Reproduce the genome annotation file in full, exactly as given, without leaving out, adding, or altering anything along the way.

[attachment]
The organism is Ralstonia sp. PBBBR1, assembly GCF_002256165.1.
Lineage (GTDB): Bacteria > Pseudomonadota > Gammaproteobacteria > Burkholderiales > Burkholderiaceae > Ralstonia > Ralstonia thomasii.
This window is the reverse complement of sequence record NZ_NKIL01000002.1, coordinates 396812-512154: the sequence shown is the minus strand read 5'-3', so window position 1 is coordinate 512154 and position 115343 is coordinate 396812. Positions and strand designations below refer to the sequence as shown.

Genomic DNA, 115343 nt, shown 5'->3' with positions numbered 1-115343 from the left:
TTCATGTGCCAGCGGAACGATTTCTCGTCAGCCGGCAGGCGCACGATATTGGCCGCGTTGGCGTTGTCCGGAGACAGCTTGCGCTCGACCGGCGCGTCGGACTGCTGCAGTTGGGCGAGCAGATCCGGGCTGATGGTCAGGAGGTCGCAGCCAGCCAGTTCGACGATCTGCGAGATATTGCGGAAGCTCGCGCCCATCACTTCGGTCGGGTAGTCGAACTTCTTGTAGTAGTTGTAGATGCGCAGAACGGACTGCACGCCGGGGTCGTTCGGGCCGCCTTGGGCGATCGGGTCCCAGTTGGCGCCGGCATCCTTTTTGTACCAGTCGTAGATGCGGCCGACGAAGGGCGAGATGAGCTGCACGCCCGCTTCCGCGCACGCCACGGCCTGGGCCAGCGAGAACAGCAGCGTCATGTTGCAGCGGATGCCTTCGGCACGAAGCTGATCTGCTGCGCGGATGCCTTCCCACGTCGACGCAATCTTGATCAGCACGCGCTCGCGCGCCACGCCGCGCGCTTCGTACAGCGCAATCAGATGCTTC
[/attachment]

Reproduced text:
The organism is Ralstonia sp. PBBBR1, assembly GCF_002256165.1.
Lineage (GTDB): Bacteria > Pseudomonadota > Gammaproteobacteria > Burkholderiales > Burkholderiaceae > Ralstonia > Ralstonia thomasii.
This window is the reverse complement of sequence record NZ_NKIL01000002.1, coordinates 396812-512154: the sequence shown is the minus strand read 5'-3', so window position 1 is coordinate 512154 and position 115343 is coordinate 396812. Positions and strand designations below refer to the sequence as shown.

Genomic DNA, 115343 nt, shown 5'->3' with positions numbered 1-115343 from the left:
TTCATGTGCCAGCGGAACGATTTCTCGTCAGCCGGCAGGCGCACGATATTGGCCGCGTTGGCGTTGTCCGGAGACAGCTTGCGCTCGACCGGCGCGTCGGACTGCTGCAGTTGGGCGAGCAGATCCGGGCTGATGGTCAGGAGGTCGCAGCCAGCCAGTTCGACGATCTGCGAGATATTGCGGAAGCTCGCGCCCATCACTTCGGTCGGGTAGTCGAACTTCTTGTAGTAGTTGTAGATGCGCAGAACGGACTGCACGCCGGGGTCGTTCGGGCCGCCTTGGGCGATCGGGTCCCAGTTGGCGCCGGCATCCTTTTTGTACCAGTCGTAGATGCGGCCGACGAAGGGCGAGATGAGCTGCACGCCCGCTTCCGCGCACGCCACGGCCTGGGCCAGCGAGAACAGCAGCGTCATGTTGCAGCGGATGCCTTCGGCACGAAGCTGATCTGCTGCGCGGATGCCTTCCCACGTCGACGCAATCTTGATCAGCACGCGCTCGCGCGCCACGCCGCGCGCTTCGTACAGCGCAATCAGATGCTTC